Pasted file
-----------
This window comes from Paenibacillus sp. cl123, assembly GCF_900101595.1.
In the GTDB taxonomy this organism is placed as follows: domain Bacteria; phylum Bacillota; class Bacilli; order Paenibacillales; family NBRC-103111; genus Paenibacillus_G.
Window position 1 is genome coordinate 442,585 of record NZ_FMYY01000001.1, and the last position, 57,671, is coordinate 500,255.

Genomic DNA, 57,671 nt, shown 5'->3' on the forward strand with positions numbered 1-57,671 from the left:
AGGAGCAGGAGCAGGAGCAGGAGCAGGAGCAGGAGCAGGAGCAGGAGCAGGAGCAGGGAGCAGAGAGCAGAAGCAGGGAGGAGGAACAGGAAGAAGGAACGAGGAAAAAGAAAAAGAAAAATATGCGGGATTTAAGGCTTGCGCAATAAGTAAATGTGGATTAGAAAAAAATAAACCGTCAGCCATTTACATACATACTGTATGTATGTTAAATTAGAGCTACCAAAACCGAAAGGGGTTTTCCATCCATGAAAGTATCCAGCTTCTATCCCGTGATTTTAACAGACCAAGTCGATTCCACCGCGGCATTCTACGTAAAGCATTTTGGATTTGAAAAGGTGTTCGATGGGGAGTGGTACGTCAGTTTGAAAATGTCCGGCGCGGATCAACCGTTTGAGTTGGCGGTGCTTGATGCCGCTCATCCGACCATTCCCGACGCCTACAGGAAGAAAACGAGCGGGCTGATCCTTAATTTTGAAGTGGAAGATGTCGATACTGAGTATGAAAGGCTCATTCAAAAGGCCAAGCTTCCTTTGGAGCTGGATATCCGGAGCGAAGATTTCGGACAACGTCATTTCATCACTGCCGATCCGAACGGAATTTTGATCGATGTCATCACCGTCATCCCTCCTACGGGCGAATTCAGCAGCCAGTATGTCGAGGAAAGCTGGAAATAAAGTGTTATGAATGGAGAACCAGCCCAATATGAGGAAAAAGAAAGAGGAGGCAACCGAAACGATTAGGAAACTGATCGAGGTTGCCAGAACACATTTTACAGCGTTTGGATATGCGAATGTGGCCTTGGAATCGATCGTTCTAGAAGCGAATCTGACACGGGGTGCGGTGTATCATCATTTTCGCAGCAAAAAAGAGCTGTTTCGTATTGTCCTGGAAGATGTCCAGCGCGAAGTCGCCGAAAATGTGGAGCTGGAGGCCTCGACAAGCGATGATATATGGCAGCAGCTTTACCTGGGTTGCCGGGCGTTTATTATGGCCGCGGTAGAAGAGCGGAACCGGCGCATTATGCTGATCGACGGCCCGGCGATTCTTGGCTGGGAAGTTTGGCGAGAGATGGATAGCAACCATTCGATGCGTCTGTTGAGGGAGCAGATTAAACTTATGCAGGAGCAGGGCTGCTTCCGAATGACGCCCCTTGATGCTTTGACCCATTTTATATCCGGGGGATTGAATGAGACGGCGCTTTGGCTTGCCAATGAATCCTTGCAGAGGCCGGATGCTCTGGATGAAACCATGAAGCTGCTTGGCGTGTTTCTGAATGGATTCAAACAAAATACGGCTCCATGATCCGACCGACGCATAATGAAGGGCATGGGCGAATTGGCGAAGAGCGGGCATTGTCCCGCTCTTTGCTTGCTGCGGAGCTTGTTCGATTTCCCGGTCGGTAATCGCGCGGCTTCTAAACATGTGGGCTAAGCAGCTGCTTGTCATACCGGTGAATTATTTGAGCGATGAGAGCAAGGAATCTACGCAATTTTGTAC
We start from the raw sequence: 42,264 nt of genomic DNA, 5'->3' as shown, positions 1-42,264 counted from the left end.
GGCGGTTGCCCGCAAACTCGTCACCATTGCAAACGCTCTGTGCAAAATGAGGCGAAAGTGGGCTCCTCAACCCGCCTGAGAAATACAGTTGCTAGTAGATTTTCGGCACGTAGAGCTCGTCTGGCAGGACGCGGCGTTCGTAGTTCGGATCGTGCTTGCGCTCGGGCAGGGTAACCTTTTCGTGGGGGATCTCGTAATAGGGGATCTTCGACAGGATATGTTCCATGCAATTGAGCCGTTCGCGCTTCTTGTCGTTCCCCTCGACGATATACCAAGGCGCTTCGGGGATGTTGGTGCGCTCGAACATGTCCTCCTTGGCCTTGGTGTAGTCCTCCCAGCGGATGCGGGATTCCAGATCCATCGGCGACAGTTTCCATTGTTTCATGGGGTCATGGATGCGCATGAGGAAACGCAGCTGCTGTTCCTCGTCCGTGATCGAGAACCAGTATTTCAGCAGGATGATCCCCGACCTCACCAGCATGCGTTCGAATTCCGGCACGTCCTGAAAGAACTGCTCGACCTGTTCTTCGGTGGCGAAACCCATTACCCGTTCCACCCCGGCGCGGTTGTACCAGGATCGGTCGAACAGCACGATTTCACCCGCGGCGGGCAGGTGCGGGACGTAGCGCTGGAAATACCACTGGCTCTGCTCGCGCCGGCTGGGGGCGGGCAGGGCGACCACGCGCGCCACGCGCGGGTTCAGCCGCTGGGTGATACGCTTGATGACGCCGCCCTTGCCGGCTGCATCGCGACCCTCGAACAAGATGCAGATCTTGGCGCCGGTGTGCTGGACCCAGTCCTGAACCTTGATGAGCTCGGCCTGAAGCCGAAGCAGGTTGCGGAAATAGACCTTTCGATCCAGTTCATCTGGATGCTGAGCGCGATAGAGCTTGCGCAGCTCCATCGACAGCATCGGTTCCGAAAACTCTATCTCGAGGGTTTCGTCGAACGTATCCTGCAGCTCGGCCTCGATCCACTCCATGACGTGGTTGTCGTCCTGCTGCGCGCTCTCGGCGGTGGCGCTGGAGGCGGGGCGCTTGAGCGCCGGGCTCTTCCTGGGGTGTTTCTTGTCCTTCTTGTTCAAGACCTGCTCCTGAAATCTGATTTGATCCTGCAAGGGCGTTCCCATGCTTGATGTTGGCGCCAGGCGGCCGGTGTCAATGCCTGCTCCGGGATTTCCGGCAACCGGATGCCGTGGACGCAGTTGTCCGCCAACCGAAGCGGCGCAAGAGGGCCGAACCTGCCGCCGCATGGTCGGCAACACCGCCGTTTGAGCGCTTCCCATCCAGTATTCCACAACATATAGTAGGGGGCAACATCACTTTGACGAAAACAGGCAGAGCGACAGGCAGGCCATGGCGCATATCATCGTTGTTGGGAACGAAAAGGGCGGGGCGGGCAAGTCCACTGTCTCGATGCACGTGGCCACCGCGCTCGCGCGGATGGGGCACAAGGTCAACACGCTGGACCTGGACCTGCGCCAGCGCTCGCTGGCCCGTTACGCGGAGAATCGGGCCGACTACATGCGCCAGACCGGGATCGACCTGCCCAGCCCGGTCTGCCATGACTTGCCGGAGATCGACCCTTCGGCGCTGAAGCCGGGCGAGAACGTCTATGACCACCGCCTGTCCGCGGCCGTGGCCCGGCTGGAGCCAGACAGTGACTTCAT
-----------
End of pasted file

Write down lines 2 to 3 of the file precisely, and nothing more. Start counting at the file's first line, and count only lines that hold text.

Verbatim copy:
In the GTDB taxonomy this organism is placed as follows: domain Bacteria; phylum Bacillota; class Bacilli; order Paenibacillales; family NBRC-103111; genus Paenibacillus_G.
Window position 1 is genome coordinate 442,585 of record NZ_FMYY01000001.1, and the last position, 57,671, is coordinate 500,255.